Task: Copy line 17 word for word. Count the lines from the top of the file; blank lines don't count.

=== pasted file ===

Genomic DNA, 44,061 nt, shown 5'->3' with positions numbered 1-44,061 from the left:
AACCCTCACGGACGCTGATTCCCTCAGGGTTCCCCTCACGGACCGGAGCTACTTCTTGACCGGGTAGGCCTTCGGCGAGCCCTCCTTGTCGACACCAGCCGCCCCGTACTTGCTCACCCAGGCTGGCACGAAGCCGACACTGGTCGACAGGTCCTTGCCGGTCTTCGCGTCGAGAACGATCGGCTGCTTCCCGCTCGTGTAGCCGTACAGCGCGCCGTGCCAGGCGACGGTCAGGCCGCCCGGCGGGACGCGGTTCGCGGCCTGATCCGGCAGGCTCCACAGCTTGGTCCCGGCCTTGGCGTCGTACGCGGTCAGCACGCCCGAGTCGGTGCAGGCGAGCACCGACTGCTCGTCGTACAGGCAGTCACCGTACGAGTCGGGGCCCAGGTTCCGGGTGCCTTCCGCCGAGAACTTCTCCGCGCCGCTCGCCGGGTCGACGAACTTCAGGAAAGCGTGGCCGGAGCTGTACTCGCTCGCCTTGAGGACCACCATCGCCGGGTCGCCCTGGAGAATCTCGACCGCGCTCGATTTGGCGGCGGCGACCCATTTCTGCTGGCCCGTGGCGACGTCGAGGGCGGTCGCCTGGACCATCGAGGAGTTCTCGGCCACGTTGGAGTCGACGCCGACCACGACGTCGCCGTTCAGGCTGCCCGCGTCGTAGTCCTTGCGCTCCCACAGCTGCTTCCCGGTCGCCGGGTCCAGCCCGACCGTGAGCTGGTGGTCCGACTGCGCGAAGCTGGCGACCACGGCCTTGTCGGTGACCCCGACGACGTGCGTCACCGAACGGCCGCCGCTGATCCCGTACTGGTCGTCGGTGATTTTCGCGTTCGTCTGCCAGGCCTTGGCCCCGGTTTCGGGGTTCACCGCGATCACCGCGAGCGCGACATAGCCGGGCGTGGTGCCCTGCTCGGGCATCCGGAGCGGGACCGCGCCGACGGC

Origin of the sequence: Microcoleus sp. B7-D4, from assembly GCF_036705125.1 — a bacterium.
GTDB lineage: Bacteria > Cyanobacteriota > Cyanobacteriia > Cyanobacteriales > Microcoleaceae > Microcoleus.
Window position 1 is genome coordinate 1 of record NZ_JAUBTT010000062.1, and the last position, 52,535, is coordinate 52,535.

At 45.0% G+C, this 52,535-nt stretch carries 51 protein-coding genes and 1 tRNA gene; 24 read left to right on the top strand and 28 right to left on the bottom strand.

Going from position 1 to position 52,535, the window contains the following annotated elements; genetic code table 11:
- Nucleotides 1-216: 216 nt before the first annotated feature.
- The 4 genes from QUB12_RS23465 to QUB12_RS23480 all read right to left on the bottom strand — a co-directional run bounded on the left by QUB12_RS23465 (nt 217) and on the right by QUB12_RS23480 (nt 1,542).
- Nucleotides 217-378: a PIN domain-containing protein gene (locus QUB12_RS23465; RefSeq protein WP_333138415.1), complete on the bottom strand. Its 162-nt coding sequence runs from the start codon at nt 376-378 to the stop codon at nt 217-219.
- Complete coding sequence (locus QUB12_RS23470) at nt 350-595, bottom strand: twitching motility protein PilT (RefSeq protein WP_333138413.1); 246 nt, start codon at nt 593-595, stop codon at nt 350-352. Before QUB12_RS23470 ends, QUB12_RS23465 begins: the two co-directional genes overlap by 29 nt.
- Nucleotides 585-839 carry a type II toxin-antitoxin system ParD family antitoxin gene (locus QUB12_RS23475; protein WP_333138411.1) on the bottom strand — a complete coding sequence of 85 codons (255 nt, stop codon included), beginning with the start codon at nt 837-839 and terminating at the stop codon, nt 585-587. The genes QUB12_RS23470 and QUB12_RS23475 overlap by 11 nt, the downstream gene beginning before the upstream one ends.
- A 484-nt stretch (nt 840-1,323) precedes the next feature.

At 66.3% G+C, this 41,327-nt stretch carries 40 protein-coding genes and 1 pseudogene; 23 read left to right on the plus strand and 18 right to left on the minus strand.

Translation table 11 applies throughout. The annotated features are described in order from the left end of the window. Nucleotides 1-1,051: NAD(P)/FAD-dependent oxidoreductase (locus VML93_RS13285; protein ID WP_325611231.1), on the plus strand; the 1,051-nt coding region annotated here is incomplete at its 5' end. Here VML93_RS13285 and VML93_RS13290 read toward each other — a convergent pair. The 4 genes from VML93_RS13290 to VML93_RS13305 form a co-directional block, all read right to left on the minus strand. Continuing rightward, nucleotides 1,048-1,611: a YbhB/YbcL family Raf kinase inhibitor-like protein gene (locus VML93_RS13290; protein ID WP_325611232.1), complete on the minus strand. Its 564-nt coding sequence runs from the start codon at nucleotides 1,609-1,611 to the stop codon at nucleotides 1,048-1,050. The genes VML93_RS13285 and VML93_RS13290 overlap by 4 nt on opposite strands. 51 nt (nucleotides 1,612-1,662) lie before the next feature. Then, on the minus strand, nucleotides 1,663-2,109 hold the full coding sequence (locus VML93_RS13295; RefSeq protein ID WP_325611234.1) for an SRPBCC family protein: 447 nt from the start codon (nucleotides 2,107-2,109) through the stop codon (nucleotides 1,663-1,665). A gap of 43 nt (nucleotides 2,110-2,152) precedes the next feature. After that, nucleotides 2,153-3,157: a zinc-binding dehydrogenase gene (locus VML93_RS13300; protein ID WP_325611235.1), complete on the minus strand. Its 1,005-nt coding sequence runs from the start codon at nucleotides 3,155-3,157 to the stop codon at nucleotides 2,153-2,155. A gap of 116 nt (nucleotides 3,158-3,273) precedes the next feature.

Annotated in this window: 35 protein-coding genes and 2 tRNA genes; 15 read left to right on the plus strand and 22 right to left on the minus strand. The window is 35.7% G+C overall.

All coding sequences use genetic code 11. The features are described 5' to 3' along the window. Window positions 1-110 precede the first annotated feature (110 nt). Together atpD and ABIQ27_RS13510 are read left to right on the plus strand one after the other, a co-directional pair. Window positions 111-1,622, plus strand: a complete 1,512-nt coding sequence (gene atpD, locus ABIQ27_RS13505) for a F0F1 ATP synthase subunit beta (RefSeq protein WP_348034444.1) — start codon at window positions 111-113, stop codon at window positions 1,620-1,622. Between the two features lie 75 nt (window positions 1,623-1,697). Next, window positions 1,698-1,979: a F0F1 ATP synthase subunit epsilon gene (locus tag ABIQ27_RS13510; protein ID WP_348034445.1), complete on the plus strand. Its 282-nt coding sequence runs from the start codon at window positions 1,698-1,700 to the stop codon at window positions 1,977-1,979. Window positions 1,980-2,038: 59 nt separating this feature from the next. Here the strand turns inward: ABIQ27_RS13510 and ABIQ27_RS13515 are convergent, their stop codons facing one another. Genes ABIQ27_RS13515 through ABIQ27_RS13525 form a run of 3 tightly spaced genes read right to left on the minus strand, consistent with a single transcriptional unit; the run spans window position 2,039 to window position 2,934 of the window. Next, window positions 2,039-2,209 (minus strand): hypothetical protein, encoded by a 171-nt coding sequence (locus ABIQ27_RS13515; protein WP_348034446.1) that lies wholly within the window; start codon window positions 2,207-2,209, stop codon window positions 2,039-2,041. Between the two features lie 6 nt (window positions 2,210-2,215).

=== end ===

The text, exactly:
All coding sequences use genetic code 11. The features are described 5' to 3' along the window. Window positions 1-110 precede the first annotated feature (110 nt). Together atpD and ABIQ27_RS13510 are read left to right on the plus strand one after the other, a co-directional pair. Window positions 111-1,622, plus strand: a complete 1,512-nt coding sequence (gene atpD, locus ABIQ27_RS13505) for a F0F1 ATP synthase subunit beta (RefSeq protein WP_348034444.1) — start codon at window positions 111-113, stop codon at window positions 1,620-1,622. Between the two features lie 75 nt (window positions 1,623-1,697). Next, window positions 1,698-1,979: a F0F1 ATP synthase subunit epsilon gene (locus tag ABIQ27_RS13510; protein ID WP_348034445.1), complete on the plus strand. Its 282-nt coding sequence runs from the start codon at window positions 1,698-1,700 to the stop codon at window positions 1,977-1,979. Window positions 1,980-2,038: 59 nt separating this feature from the next. Here the strand turns inward: ABIQ27_RS13510 and ABIQ27_RS13515 are convergent, their stop codons facing one another. Genes ABIQ27_RS13515 through ABIQ27_RS13525 form a run of 3 tightly spaced genes read right to left on the minus strand, consistent with a single transcriptional unit; the run spans window position 2,039 to window position 2,934 of the window. Next, window positions 2,039-2,209 (minus strand): hypothetical protein, encoded by a 171-nt coding sequence (locus ABIQ27_RS13515; protein WP_348034446.1) that lies wholly within the window; start codon window positions 2,207-2,209, stop codon window positions 2,039-2,041. Between the two features lie 6 nt (window positions 2,210-2,215).